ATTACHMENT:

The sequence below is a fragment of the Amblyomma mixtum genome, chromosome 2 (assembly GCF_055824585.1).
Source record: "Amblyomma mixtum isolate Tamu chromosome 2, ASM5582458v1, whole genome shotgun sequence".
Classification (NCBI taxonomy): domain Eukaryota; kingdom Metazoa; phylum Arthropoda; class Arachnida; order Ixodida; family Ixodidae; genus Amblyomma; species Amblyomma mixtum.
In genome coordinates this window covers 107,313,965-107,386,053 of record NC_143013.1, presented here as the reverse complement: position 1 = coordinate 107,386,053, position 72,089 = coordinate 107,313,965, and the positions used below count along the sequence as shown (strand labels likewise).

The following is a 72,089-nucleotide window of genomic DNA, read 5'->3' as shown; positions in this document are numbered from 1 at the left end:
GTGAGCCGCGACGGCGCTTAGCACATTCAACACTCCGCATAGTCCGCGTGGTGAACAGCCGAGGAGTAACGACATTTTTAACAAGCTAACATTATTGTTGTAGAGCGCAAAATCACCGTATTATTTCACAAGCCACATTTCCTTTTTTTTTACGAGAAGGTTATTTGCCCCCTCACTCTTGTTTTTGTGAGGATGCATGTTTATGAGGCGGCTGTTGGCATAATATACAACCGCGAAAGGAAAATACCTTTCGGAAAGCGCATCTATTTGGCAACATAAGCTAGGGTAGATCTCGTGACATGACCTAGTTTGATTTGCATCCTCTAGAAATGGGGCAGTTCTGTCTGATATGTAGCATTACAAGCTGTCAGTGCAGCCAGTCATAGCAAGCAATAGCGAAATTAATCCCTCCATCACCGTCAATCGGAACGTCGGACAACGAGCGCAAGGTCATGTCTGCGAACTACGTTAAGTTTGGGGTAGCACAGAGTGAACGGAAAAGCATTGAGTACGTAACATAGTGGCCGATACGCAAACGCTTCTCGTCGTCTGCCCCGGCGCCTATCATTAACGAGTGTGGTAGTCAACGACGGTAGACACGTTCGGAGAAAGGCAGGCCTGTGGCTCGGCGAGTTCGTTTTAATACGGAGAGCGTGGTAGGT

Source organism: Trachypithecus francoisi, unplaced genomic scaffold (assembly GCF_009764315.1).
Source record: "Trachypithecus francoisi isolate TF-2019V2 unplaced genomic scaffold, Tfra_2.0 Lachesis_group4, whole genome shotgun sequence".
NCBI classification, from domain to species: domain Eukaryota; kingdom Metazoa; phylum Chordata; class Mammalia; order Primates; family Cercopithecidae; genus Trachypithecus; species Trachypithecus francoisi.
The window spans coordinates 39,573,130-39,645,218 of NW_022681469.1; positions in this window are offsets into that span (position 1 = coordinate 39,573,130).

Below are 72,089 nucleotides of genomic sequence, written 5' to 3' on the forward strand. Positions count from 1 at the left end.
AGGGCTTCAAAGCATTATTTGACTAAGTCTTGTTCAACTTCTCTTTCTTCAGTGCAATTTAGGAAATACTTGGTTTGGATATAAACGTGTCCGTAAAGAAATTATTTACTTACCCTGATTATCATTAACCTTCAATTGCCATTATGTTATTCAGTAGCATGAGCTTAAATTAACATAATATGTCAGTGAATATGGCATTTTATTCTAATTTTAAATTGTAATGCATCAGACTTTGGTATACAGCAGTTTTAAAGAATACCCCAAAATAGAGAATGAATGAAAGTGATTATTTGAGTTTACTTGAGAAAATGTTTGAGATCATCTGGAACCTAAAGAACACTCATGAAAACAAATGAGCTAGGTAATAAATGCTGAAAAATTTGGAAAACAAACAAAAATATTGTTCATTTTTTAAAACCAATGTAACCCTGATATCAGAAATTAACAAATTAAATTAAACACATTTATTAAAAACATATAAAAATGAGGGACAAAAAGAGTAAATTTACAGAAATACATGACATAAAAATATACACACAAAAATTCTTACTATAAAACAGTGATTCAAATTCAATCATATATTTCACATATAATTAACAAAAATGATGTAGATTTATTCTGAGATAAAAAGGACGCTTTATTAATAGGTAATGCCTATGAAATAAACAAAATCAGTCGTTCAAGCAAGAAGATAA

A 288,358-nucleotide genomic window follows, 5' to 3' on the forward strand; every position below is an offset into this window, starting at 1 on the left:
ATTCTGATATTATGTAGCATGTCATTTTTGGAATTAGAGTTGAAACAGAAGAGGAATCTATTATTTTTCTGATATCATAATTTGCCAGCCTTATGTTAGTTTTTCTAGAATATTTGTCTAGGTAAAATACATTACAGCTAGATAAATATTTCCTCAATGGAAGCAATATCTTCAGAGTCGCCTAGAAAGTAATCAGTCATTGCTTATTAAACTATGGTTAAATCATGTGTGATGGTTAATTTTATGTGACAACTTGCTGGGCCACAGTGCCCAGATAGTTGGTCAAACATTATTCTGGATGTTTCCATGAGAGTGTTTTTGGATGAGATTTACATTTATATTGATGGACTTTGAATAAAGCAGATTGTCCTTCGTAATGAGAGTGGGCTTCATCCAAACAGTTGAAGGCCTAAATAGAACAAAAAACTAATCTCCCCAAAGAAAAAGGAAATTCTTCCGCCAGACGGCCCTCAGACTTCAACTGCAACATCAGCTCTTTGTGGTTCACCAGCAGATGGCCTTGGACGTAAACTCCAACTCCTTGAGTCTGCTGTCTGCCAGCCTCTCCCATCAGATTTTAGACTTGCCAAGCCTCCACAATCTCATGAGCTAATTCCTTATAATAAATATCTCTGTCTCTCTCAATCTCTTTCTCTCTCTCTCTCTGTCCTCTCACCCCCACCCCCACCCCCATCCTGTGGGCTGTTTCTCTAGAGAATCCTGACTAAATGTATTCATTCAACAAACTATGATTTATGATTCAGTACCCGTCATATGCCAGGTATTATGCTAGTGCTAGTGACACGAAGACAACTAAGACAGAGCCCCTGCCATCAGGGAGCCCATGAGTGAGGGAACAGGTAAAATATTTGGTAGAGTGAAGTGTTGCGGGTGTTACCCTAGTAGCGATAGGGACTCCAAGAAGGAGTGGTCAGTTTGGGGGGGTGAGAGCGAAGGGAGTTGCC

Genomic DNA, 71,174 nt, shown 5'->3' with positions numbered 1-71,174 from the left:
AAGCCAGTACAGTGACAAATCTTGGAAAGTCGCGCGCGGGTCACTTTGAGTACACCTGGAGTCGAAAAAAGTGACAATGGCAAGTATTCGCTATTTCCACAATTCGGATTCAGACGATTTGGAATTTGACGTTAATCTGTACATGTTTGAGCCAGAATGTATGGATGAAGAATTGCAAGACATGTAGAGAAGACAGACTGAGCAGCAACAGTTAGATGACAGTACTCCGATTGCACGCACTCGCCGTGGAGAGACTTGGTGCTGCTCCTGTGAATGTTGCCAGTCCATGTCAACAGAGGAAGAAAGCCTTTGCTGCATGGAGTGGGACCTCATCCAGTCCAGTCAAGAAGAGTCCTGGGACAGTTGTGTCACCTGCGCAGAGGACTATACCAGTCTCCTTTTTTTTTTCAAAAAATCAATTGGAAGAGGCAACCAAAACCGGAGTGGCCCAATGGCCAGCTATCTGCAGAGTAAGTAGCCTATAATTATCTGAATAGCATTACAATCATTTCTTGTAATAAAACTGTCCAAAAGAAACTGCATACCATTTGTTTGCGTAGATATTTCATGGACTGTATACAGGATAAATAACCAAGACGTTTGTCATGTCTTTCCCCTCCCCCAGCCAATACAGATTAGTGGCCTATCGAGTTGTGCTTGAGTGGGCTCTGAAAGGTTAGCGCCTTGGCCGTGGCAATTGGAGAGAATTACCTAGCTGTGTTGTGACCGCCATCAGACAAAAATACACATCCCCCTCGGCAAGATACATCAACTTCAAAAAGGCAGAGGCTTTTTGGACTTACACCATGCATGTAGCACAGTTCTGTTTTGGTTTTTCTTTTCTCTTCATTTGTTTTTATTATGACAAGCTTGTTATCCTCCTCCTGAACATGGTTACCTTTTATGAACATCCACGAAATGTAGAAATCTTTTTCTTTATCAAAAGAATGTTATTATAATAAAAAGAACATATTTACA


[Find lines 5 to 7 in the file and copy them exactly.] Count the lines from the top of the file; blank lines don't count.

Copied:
The following is a 72,089-nucleotide window of genomic DNA, read 5'->3' as shown; positions in this document are numbered from 1 at the left end:
GTGAGCCGCGACGGCGCTTAGCACATTCAACACTCCGCATAGTCCGCGTGGTGAACAGCCGAGGAGTAACGACATTTTTAACAAGCTAACATTATTGTTGTAGAGCGCAAAATCACCGTATTATTTCACAAGCCACATTTCCTTTTTTTTTACGAGAAGGTTATTTGCCCCCTCACTCTTGTTTTTGTGAGGATGCATGTTTATGAGGCGGCTGTTGGCATAATATACAACCGCGAAAGGAAAATACCTTTCGGAAAGCGCATCTATTTGGCAACATAAGCTAGGGTAGATCTCGTGACATGACCTAGTTTGATTTGCATCCTCTAGAAATGGGGCAGTTCTGTCTGATATGTAGCATTACAAGCTGTCAGTGCAGCCAGTCATAGCAAGCAATAGCGAAATTAATCCCTCCATCACCGTCAATCGGAACGTCGGACAACGAGCGCAAGGTCATGTCTGCGAACTACGTTAAGTTTGGGGTAGCACAGAGTGAACGGAAAAGCATTGAGTACGTAACATAGTGGCCGATACGCAAACGCTTCTCGTCGTCTGCCCCGGCGCCTATCATTAACGAGTGTGGTAGTCAACGACGGTAGACACGTTCGGAGAAAGGCAGGCCTGTGGCTCGGCGAGTTCGTTTTAATACGGAGAGCGTGGTAGGT

Source organism: Trachypithecus francoisi, unplaced genomic scaffold (assembly GCF_009764315.1).